A new £4.5bn GP contract could intensify community pharmacists’ worries that their peers might leave the sector by ‘migrating’ to work in practices, the National Pharmacy Association (NPA) has warned.
The NPA called for the ‘clinical potential of all pharmacists [to be] liberated’ after NHS England today (31 January) announced a five-year funding settlement that will pay 70% of a practice pharmacist’s wage for each surgery during the deal’s first 12 months.
The lobbying group warned that if community pharmacists are not granted an equivalent multi-year contract, the sector could see its numbers falling as pharmacists increasingly move into practice roles.
It said: ‘Today’s announcement intensifies the dilemmas faced by community pharmacy owners who invest in training and development only to see people migrate to general practice. This is a risk that must be carefully managed, so that these new primary care workforce targets genuinely add to capacity.
‘We want to see the clinical potential of all pharmacists liberated, especially those available without appointment at convenient hours, in community pharmacies right across the country. Investment in pharmacy based support can deliver benefits for many more patients, conveniently and at lower cost than pharmacists deployed in GP surgeries.’
Government must make better use of community pharmacy
The NPA called for a multi-year contract for community pharmacy to allow the sector to invest in services.
It said: ‘This new contract gives GPs a five year settlement, and community pharmacy should have the same, so that pharmacy owners can plan ahead, with more confidence to invest in staff and services. Our sector has consistently delivered for patients and the NHS, and deserves a substantial and sustainable multi-year settlement. We need this to be the basis upon which community pharmacy contract negotiations begin.’
Impact on existing pressures
The Company Chemists Association (CCA) also called for a multi-year settlement for community pharmacy and called for ‘more clarity’ on how the funding will affect the sector.
Its chief executive Malcolm Harrison said: ‘As with all large-scale change, the nature of the implementation of this deal will be critical to its success.
‘We are concerned about the potential impact on the community pharmacy workforce given existing pressures. We hope that this five-year package will be mirrored by a similar long-term funding plan for the community pharmacy sector so that we have the certainty we need to fully play our part in this new system.’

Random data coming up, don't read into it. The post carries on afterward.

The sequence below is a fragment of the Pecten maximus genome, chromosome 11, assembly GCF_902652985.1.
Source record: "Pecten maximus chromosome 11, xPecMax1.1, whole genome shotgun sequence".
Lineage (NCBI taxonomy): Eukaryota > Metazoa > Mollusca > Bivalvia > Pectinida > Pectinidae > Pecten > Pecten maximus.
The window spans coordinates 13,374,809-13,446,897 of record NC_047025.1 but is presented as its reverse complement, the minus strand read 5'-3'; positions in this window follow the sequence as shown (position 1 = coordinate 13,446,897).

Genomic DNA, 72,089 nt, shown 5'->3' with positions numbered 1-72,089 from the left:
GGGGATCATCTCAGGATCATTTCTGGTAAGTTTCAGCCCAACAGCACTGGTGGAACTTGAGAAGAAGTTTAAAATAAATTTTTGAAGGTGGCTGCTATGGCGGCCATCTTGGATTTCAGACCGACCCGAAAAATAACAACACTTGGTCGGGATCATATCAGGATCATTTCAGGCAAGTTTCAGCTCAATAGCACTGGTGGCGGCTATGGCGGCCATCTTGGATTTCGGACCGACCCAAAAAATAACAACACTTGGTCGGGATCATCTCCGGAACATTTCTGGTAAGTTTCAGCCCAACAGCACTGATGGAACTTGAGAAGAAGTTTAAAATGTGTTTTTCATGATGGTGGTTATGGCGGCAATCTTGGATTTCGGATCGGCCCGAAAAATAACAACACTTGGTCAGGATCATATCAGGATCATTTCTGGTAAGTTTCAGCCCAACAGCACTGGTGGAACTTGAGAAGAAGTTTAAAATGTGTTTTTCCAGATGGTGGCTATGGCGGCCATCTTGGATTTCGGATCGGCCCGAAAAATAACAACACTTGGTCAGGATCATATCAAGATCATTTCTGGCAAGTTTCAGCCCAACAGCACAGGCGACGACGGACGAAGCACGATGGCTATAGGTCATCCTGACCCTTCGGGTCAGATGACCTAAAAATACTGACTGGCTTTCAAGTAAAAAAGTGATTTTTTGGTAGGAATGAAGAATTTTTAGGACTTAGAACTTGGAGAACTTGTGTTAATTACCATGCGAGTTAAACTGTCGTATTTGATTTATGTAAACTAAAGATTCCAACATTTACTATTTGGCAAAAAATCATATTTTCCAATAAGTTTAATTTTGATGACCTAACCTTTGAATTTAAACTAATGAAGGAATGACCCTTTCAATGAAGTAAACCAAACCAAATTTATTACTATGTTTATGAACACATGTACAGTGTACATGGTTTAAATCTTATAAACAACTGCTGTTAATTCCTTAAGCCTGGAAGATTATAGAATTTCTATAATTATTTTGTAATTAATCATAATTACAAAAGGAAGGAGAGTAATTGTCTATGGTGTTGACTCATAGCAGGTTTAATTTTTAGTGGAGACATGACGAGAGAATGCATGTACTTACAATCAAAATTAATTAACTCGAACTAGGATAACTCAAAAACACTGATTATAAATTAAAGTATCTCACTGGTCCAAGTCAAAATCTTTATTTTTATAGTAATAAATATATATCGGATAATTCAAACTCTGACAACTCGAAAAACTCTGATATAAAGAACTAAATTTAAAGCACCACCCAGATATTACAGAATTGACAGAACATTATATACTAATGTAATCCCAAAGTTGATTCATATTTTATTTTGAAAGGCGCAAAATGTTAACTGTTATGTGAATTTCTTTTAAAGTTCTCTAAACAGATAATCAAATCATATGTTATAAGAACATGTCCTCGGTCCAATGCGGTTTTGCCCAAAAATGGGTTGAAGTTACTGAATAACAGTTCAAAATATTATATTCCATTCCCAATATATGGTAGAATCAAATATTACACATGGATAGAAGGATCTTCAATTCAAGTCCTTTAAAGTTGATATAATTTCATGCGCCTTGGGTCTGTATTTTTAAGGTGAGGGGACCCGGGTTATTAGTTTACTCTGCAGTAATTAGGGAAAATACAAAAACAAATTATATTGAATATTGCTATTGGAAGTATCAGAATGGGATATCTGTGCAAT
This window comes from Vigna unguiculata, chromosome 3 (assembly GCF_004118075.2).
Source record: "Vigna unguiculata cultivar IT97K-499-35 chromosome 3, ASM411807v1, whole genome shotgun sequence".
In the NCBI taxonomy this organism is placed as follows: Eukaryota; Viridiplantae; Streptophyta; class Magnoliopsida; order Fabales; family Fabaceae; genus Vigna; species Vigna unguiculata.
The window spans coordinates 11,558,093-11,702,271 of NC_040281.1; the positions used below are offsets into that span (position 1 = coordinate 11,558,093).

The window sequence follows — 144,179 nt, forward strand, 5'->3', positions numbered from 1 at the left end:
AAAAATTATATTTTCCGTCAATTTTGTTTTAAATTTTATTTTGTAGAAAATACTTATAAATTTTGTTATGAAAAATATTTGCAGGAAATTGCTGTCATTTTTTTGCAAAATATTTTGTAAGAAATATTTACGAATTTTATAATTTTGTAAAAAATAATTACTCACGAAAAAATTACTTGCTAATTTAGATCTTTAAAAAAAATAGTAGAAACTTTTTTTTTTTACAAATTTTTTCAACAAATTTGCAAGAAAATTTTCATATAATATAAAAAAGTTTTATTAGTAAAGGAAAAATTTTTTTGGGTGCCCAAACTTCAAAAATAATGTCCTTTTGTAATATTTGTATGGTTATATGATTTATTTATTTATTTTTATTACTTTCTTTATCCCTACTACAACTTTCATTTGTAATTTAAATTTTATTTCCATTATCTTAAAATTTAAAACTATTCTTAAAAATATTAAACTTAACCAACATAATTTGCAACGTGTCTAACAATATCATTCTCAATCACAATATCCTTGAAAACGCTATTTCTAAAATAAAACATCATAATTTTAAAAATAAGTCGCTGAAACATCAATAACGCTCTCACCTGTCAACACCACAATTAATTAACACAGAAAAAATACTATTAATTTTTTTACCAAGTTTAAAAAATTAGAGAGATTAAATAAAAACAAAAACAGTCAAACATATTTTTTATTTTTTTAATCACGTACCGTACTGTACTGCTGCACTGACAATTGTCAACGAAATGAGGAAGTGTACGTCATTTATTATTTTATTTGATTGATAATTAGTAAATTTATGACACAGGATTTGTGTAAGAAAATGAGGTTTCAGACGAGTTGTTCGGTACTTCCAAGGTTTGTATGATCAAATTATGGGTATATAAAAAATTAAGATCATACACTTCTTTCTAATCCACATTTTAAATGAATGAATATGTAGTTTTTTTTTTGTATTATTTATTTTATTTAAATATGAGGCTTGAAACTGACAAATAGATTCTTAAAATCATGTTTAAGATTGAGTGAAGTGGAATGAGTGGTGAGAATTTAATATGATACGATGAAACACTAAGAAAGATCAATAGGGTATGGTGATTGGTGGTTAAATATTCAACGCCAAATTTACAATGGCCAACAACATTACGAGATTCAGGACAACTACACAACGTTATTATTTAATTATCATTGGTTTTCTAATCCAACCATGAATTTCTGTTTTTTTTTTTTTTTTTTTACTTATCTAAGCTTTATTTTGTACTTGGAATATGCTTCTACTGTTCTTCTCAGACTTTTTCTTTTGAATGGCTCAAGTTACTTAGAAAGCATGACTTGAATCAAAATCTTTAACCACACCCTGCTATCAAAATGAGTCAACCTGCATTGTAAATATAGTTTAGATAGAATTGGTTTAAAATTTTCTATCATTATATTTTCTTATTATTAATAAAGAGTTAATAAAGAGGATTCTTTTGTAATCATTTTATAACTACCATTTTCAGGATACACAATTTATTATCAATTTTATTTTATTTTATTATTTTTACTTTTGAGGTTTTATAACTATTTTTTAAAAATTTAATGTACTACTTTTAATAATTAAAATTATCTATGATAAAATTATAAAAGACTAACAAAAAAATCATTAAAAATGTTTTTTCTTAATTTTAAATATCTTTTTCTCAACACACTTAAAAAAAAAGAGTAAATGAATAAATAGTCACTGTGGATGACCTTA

Roles for all pharmacists in PCNs
The new GP contract will fund ‘an army’ of 20,000 more staff including pharmacists, physiotherapists, paramedics, physician associates, allowing GP practices to work together with other healthcare professionals as part of local ‘primary care networks’ (PCNs) serving 30,000-50,000 patients registered to practices.
The Pharmaceutical Services Negotiating Committee (PSNC) chief executive Simon Dukes encouraged the sector to integrate themselves more closely with GP practices.
He said: ‘All pharmacies will need to take steps to work as closely with local GPs as they can…GPs will be bringing together local healthcare providers into the new networks and we must engage proactively with them and find ways to position ourselves within those PCNs.
The Royal Pharmaceutical Society (RPS) English Pharmacy Board chair Sandra Gidley said PCNs would provide roles for community pharmacists not based in GP practices.
She said: ‘General practice will be at the centre of PCNs, but the plan makes clear pharmacists do not need to be employed directly by the practice. This opens doors to new ways of providing care that involve pharmacists across the NHS, including community and hospital colleagues. It’s vital that all pharmacists have the opportunity to get involved with their local PCN.’
Ms Gidley called for an ‘urgent’ workforce strategy to allow pharmacists from all sectors to feel ‘well equipped to deliver high quality healthcare’.
She added: ‘Planning for this needs to account for capacity and capability, whilst maintaining the quality of current provision. It’s critical that there are sufficient education and training opportunities to develop the skills needed to face the challenges of the future.’